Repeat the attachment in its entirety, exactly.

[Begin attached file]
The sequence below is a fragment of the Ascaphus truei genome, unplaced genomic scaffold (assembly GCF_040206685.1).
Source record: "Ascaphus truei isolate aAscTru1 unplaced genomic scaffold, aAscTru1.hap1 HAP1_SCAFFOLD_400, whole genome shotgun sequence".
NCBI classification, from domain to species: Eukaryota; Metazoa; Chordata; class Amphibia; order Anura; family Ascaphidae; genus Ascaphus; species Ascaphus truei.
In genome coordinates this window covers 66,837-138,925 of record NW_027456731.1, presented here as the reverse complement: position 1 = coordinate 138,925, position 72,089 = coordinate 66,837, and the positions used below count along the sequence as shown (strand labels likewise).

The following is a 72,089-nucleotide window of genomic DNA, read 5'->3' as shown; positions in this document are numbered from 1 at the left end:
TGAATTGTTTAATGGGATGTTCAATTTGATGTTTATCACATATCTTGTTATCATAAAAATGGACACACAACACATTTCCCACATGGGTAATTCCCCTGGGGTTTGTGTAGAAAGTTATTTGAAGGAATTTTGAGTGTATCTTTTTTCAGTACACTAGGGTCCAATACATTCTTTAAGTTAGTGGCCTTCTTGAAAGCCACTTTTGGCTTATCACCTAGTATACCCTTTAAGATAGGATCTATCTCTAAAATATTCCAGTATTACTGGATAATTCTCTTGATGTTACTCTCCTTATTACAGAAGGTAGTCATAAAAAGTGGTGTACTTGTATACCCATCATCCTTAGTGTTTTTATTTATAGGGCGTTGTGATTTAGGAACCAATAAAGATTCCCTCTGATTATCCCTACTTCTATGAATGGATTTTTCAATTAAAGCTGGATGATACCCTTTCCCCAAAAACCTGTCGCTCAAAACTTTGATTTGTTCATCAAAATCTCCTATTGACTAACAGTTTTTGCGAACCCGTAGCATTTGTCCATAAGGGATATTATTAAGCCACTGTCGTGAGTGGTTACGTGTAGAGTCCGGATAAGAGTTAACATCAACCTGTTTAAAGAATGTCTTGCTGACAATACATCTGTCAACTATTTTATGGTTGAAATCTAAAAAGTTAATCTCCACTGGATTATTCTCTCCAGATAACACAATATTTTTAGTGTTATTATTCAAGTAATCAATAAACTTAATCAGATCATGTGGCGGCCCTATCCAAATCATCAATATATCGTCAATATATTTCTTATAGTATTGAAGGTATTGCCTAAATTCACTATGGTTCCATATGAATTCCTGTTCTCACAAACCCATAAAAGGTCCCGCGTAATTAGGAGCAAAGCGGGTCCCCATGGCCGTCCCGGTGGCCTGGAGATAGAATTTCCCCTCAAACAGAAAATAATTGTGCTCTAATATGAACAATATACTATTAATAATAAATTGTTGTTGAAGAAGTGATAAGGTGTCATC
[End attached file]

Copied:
The sequence below is a fragment of the Ascaphus truei genome, unplaced genomic scaffold (assembly GCF_040206685.1).
Source record: "Ascaphus truei isolate aAscTru1 unplaced genomic scaffold, aAscTru1.hap1 HAP1_SCAFFOLD_400, whole genome shotgun sequence".
NCBI classification, from domain to species: Eukaryota; Metazoa; Chordata; class Amphibia; order Anura; family Ascaphidae; genus Ascaphus; species Ascaphus truei.
In genome coordinates this window covers 66,837-138,925 of record NW_027456731.1, presented here as the reverse complement: position 1 = coordinate 138,925, position 72,089 = coordinate 66,837, and the positions used below count along the sequence as shown (strand labels likewise).

The following is a 72,089-nucleotide window of genomic DNA, read 5'->3' as shown; positions in this document are numbered from 1 at the left end:
TGAATTGTTTAATGGGATGTTCAATTTGATGTTTATCACATATCTTGTTATCATAAAAATGGACACACAACACATTTCCCACATGGGTAATTCCCCTGGGGTTTGTGTAGAAAGTTATTTGAAGGAATTTTGAGTGTATCTTTTTTCAGTACACTAGGGTCCAATACATTCTTTAAGTTAGTGGCCTTCTTGAAAGCCACTTTTGGCTTATCACCTAGTATACCCTTTAAGATAGGATCTATCTCTAAAATATTCCAGTATTACTGGATAATTCTCTTGATGTTACTCTCCTTATTACAGAAGGTAGTCATAAAAAGTGGTGTACTTGTATACCCATCATCCTTAGTGTTTTTATTTATAGGGCGTTGTGATTTAGGAACCAATAAAGATTCCCTCTGATTATCCCTACTTCTATGAATGGATTTTTCAATTAAAGCTGGATGATACCCTTTCCCCAAAAACCTGTCGCTCAAAACTTTGATTTGTTCATCAAAATCTCCTATTGACTAACAGTTTTTGCGAACCCGTAGCATTTGTCCATAAGGGATATTATTAAGCCACTGTCGTGAGTGGTTACGTGTAGAGTCCGGATAAGAGTTAACATCAACCTGTTTAAAGAATGTCTTGCTGACAATACATCTGTCAACTATTTTATGGTTGAAATCTAAAAAGTTAATCTCCACTGGATTATTCTCTCCAGATAACACAATATTTTTAGTGTTATTATTCAAGTAATCAATAAACTTAATCAGATCATGTGGCGGCCCTATCCAAATCATCAATATATCGTCAATATATTTCTTATAGTATTGAAGGTATTGCCTAAATTCACTATGGTTCCATATGAATTCCTGTTCTCACAAACCCATAAAAGGTCCCGCGTAATTAGGAGCAAAGCGGGTCCCCATGGCCGTCCCGGTGGCCTGGAGATAGAATTTCCCCTCAAACAGAAAATAATTGTGCTCTAATATGAACAATATACTATTAATAATAAATTGTTGTTGAAGAAGTGATAAGGTGTCATC